This is important because Britain needs to be better than the misogynistic murderers of Banaz Mamod, to take a stand, to speak the truth that there is nothing honourable about honour killings. A vital part of this is for Britain to be a place where women, regardless of their ethnicity, are empowered to be community leaders, to be taken seriously when they defend vulnerable girls and women and denounce misogynistic, patriarchal cultures - all of them everywhere - in no uncertain terms.

Appalling stories such as that of Banaz Mahmod are low-hanging fruit for racists. There will always be the people whose first reaction is to blame immigration, to claim that if "these people" weren't allowed in the UK, then such murders wouldn't happen here. 

This is a dreadful notion for two reasons. 

Firstly, while Banaz Mahmod would not have been killed on British soil if her family didn't come to the UK, it is entirely possible that she could have been killed in similar circumstances in Iraq - the problem of so-called honour killings would simply happen elsewhere and that is equally as unacceptable as when it happens here. The banning of immigration and, in particular, the stopping of all asylum seekers being allowed to seek safety in the UK, simply moves the problem to other countries. If Britain is serious about the moral high ground and about stopping the bloodshed, it is essential that we condemn all so-called honour killings, no matter where they happen.

And secondly, it is wrong to claim that such murders are only the domain of immigrants, that the only hands that are gripped around innocent necks or holding knives or tightening ligatures or pointing guns in the name of false offence or bringing supposed shame to families and, in particular, to men belong solely to foreigners.

In the UK, the number of women killed by current or former partner is on the increase. Data from the Office for National Statistics showed that 80 women were killed by a current or former partner between April 2018 and March 2019, a 27% increase on the previous year.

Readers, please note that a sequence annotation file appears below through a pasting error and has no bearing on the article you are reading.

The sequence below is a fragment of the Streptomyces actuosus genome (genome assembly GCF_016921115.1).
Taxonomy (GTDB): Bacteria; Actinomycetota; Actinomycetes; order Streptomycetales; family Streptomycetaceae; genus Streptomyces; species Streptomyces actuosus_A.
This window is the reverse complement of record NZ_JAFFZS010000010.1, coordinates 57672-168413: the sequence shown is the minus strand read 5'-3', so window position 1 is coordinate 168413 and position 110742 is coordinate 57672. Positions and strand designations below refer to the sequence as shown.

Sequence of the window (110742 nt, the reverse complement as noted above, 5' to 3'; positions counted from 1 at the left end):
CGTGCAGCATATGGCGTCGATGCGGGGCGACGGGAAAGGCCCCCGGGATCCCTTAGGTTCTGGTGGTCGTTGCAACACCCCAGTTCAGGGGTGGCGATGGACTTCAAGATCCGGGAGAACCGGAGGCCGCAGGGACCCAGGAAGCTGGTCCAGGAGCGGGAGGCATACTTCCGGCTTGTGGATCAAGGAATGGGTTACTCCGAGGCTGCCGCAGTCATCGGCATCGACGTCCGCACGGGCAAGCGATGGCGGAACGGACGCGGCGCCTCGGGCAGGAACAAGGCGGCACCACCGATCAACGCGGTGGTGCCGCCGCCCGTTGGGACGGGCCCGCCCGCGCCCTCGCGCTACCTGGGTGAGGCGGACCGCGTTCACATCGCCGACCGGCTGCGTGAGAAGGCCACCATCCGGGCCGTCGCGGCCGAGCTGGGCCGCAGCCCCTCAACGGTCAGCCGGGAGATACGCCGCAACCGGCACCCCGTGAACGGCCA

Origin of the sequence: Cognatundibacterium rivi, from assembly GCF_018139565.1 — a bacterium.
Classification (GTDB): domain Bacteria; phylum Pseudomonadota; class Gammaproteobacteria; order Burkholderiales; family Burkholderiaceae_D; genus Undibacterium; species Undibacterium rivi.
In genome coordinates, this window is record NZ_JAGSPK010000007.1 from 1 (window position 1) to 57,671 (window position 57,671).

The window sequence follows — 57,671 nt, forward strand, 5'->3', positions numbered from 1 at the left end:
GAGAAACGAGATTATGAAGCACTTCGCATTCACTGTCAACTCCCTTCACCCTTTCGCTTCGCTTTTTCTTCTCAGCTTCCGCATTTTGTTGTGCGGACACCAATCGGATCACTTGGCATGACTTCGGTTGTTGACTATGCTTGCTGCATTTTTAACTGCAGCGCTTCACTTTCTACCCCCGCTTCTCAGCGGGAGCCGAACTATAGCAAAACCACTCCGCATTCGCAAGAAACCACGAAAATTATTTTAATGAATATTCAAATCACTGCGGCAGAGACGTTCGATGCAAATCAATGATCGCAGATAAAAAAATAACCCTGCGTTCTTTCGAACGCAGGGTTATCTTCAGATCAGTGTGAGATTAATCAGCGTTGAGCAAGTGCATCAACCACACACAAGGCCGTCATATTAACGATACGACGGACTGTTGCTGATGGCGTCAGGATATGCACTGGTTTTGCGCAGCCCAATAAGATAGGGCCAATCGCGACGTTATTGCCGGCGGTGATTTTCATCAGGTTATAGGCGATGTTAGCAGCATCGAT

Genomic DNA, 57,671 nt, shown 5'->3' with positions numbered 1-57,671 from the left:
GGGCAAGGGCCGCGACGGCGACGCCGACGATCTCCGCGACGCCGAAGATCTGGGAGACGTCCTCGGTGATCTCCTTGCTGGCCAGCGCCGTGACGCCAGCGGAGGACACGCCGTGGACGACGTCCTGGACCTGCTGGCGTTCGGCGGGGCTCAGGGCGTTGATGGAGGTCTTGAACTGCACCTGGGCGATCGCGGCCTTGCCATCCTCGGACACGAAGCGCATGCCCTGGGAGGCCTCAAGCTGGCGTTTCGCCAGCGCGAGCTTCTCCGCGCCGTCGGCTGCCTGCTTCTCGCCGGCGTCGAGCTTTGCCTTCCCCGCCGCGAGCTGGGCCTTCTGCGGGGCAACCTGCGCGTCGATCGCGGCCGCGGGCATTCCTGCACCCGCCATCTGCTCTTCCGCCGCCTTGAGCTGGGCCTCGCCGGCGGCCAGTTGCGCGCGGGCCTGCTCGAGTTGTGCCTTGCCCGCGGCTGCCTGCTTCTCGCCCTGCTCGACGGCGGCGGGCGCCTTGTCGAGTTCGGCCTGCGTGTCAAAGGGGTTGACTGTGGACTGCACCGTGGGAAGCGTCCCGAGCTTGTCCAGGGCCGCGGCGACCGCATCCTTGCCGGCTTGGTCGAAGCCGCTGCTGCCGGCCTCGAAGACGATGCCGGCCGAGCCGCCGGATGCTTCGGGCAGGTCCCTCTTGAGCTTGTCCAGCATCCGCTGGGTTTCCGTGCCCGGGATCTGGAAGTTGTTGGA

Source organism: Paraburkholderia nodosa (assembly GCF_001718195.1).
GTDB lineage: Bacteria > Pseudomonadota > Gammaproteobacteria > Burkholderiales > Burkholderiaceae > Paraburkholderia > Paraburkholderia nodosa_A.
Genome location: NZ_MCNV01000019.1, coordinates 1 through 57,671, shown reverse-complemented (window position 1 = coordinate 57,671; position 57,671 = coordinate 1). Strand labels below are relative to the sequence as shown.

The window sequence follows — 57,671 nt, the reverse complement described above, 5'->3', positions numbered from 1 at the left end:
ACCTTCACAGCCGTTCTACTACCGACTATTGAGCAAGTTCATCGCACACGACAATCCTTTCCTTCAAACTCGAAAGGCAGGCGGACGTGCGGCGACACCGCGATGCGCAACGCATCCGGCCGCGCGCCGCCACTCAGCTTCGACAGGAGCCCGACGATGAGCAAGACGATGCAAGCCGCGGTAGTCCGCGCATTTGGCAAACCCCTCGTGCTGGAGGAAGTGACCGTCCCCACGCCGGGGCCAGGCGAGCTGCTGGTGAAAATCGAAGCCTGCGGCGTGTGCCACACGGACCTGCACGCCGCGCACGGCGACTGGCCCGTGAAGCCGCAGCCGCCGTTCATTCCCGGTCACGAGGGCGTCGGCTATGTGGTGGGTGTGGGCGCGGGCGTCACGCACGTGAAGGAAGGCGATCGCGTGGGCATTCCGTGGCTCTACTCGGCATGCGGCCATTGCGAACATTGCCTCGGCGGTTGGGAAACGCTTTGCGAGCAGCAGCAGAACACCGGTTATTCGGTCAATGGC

If you think these men's motivations are any different to those of the pathetic men who were offended by Banaz Mahmod making her own life choices, you're mistaken. When women are murdered by men close to them, it doesn't matter what colour anyone's skin is or whether anyone's family has been in the UK for a few years or since Roman times. The killers are still men who hate women. They are still offended because a woman has dared to leave or spurned advances or was perceived to have strayed or flirted or fell short of some impossible standard. These men, just as surely as Banaz Mahmod's killers did, feel a misguided and bogus shame, feel like they have lost control of women they considered their property, feel their pitiful male pride has been wounded by women who would not comply. 

If we are serious about ending this misogynistic turf war that is fought on women's bodies, more needs to be done. We should absolutely engage with all communities in Britain, to uphold courageous people such as Diana Nammi who shine a light on this hatred and violence at great personal cost. But we also need to acknowledge that murderous misogyny is not exclusive to any one community or ethnic group. It is a dark stain on every town and city and as long as women are killed by people close to them every single week, it shames us all.   

Photography by Joanne Adela Low/Pexels